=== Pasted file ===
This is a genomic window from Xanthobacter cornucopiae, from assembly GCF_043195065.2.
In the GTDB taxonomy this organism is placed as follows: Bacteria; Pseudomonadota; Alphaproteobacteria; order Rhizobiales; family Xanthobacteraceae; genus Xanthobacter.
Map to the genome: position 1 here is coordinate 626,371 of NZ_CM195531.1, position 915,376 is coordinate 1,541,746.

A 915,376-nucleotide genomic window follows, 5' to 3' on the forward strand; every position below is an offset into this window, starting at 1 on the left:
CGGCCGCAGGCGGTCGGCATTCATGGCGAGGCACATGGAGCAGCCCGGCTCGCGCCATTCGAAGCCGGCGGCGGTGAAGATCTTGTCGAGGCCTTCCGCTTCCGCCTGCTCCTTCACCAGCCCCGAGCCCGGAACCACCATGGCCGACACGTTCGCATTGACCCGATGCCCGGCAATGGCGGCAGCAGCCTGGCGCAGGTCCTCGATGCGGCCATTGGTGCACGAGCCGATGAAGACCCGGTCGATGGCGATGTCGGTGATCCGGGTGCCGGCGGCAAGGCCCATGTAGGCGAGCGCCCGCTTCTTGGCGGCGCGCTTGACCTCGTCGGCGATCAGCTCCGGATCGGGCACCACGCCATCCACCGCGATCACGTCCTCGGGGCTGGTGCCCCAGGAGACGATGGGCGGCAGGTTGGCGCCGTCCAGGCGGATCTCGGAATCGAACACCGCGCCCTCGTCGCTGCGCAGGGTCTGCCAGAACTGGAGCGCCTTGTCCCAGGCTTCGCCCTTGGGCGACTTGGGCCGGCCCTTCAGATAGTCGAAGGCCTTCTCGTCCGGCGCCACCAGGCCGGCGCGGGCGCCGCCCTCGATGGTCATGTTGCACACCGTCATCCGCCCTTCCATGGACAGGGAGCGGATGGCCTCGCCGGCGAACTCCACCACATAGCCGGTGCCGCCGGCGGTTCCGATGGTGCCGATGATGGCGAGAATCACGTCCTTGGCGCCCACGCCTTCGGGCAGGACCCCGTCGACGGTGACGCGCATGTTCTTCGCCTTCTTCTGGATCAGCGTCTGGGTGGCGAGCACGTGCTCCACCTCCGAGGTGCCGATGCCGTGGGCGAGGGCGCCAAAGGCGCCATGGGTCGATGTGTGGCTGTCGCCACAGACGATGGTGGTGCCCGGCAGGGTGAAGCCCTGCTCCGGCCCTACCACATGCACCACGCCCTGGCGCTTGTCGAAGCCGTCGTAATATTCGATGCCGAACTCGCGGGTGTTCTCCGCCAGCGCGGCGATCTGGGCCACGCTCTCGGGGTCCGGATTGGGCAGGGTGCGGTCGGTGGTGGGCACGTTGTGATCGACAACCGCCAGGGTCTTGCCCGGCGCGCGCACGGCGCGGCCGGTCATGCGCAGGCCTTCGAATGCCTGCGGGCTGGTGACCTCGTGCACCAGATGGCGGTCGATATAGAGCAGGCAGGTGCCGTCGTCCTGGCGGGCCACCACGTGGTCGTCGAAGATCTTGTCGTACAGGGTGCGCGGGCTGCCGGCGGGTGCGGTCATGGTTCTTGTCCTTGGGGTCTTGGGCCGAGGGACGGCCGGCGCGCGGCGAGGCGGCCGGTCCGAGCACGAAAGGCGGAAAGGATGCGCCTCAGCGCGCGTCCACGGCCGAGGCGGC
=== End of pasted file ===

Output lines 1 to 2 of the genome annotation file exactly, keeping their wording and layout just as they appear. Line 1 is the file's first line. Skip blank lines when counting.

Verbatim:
This is a genomic window from Xanthobacter cornucopiae, from assembly GCF_043195065.2.
In the GTDB taxonomy this organism is placed as follows: Bacteria; Pseudomonadota; Alphaproteobacteria; order Rhizobiales; family Xanthobacteraceae; genus Xanthobacter.